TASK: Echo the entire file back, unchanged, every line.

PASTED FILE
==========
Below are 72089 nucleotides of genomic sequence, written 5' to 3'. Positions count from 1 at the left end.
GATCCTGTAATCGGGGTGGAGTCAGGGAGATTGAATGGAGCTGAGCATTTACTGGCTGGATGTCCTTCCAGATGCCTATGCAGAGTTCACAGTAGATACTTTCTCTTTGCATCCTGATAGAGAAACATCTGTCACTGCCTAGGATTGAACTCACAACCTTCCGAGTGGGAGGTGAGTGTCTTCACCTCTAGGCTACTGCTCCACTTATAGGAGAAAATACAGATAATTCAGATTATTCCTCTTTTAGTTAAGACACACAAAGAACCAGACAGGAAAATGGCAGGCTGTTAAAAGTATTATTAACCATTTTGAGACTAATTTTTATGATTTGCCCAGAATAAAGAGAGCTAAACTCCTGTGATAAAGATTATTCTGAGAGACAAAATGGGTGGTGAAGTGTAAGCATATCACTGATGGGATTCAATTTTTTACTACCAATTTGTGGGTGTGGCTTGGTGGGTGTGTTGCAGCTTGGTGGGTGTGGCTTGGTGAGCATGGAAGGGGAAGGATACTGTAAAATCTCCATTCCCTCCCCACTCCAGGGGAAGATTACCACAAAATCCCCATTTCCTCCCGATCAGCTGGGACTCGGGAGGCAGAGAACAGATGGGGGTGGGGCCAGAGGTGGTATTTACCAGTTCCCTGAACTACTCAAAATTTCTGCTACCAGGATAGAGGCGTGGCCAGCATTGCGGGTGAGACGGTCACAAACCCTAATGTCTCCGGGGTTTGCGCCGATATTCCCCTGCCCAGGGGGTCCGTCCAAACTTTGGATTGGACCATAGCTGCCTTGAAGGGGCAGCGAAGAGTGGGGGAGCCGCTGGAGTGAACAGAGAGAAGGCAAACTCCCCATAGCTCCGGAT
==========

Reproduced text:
Below are 72089 nucleotides of genomic sequence, written 5' to 3'. Positions count from 1 at the left end.
GATCCTGTAATCGGGGTGGAGTCAGGGAGATTGAATGGAGCTGAGCATTTACTGGCTGGATGTCCTTCCAGATGCCTATGCAGAGTTCACAGTAGATACTTTCTCTTTGCATCCTGATAGAGAAACATCTGTCACTGCCTAGGATTGAACTCACAACCTTCCGAGTGGGAGGTGAGTGTCTTCACCTCTAGGCTACTGCTCCACTTATAGGAGAAAATACAGATAATTCAGATTATTCCTCTTTTAGTTAAGACACACAAAGAACCAGACAGGAAAATGGCAGGCTGTTAAAAGTATTATTAACCATTTTGAGACTAATTTTTATGATTTGCCCAGAATAAAGAGAGCTAAACTCCTGTGATAAAGATTATTCTGAGAGACAAAATGGGTGGTGAAGTGTAAGCATATCACTGATGGGATTCAATTTTTTACTACCAATTTGTGGGTGTGGCTTGGTGGGTGTGTTGCAGCTTGGTGGGTGTGGCTTGGTGAGCATGGAAGGGGAAGGATACTGTAAAATCTCCATTCCCTCCCCACTCCAGGGGAAGATTACCACAAAATCCCCATTTCCTCCCGATCAGCTGGGACTCGGGAGGCAGAGAACAGATGGGGGTGGGGCCAGAGGTGGTATTTACCAGTTCCCTGAACTACTCAAAATTTCTGCTACCAGGATAGAGGCGTGGCCAGCATTGCGGGTGAGACGGTCACAAACCCTAATGTCTCCGGGGTTTGCGCCGATATTCCCCTGCCCAGGGGGTCCGTCCAAACTTTGGATTGGACCATAGCTGCCTTGAAGGGGCAGCGAAGAGTGGGGGAGCCGCTGGAGTGAACAGAGAGAAGGCAAACTCCCCATAGCTCCGGAT